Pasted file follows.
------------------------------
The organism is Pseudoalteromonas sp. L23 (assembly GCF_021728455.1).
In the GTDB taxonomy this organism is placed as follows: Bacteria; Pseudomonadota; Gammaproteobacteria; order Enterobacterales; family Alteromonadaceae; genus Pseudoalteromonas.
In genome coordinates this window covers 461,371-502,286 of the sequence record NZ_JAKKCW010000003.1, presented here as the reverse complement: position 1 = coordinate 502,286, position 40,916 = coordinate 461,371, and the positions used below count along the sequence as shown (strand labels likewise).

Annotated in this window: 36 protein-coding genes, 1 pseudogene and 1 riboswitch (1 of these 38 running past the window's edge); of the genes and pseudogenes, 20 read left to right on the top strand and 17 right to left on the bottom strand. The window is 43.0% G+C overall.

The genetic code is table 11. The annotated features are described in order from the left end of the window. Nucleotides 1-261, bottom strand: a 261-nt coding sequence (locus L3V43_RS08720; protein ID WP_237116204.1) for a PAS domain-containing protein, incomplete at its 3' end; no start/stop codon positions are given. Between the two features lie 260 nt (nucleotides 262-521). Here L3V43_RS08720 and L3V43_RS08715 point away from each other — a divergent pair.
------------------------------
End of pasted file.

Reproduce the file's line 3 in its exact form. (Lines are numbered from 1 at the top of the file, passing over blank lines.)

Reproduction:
In genome coordinates this window covers 461,371-502,286 of the sequence record NZ_JAKKCW010000003.1, presented here as the reverse complement: position 1 = coordinate 502,286, position 40,916 = coordinate 461,371, and the positions used below count along the sequence as shown (strand labels likewise).